Not that Kansas isn’t an exciting place. In fact, Mark and I have probably come closer to disaster in this state than in any other. But, after living in Colorado for a few years, it’s easy to become a little elitist about adventures and vacations. After all, don’t most people come to my town on their vacations? Doesn’t it seem like the tourists from the midwest are the ones getting themselves into trouble in the mountains? (Actually, thinking about it, most of the people I read about dying in horrible accidents are Coloradoans).
So, when Mark and I decided to scrub our trip to the Tetons, and cancel our climbing plans up the iconic alpine test-piece that is the Grand Teton, we didn’t say it, but we were a little disappointed. After all, we exist in a world of adventure and excitement, surely a trip to the midwest would be, comparatively, dull.
We left Colorado on Saturday morning with the Prius packed full of camping gear and CSA veggies. We drove east at a leisurely pace, stopping to talk to motorcyclists and having picnics outside of Arby’s. At about 2pm, we were driving along the country side when our last bar on the electronic gas gauge started blinking. The computer screen on the Prius warned us “Refuel now!” Mark and I started discussing where we should stop for gas. After all, our tank has an 11 gallon capacity, and we had gone 450 miles at an average 51 mpg, so we should have only burnt 9 gallons of fuel. A minute later the Check Engine light came on, the computer screen blinked the word “Problem” and the car lost power rapidly.
Mark and I pulled over, and after calling Toyota and panicking for several minutes, we determined we had just run out of gas. In our Prius. Obviously, expensive technology cannot save us from ourselves. Mark had only been able to put in 9 gallons of gas the day before, which had been enough to read “full” on the gauge. And get us 450 miles across Colorado and Kansas before running out.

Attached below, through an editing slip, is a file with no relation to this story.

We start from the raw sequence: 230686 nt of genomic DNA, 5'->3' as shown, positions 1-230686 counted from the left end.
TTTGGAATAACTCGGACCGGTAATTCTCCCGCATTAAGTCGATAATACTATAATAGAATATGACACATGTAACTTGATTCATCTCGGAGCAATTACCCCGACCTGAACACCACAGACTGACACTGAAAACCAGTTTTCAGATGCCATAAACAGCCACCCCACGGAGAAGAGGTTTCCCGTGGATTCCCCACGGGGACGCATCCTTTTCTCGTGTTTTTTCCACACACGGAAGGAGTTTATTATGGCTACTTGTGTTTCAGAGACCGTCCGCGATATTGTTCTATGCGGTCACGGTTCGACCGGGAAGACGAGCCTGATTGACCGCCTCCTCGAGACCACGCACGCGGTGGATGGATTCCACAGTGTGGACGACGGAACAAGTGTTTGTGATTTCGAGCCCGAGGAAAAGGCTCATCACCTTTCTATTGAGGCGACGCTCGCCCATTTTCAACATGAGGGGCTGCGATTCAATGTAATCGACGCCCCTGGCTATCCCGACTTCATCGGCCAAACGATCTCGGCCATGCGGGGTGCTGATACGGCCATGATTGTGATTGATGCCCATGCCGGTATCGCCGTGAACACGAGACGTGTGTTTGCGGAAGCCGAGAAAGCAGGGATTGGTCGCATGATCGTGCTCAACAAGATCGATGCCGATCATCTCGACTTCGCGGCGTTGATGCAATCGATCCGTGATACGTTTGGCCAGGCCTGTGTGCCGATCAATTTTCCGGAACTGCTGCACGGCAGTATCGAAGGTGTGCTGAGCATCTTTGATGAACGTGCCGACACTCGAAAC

We were able to drive the last mile to a gas station on battery alone, where we topped off the tank with a full 10.5 gallons, and headed out to find a campsite for the night.
After our adventure in bad math, we were near our originally planned campsite in Kanopolis. It was early in the evening, so we decided to keep going the next park was outside Manhattan, Kansas, home to KSU, and was hosting a HUGE country music festival on Saturday night. We were stuck in traffic for an hour and never got a site. We finally found ourselves at Lake Perry State park, north of Topeka, at sunset. We got a primitive site on the edge of a huge lake, and had a great night of camping.
Camping in the midwest was full of wonderful surprises. There were lightening bugs everywhere! I had forgotten how wonderful and magical lightening bugs were. We saw huge deer, a skunk, beavers, and HUGE wild turkey’s in the forest around the lake. We slept in the warm, still, night air, not worried about wind or bears for the first time in a long while.
At sunrise, we were woken up at dawn by a giant cricket under our tent. Mark helped me with some yoga shots on the banks of the fantastic lake, and then we packed up and finished our drive to St. Louis.
I suppose it’s only fitting that the adventure and beauty of a place are indirectly proportional to the amount of time you spend there. Mark and I have started to find camping in Rocky Mountain national park tedious and crowded, if you can believe that! But our one quiet night on the banks of a midwestern lake made me remember that there are plenty of beautiful spots east of the Front Range too.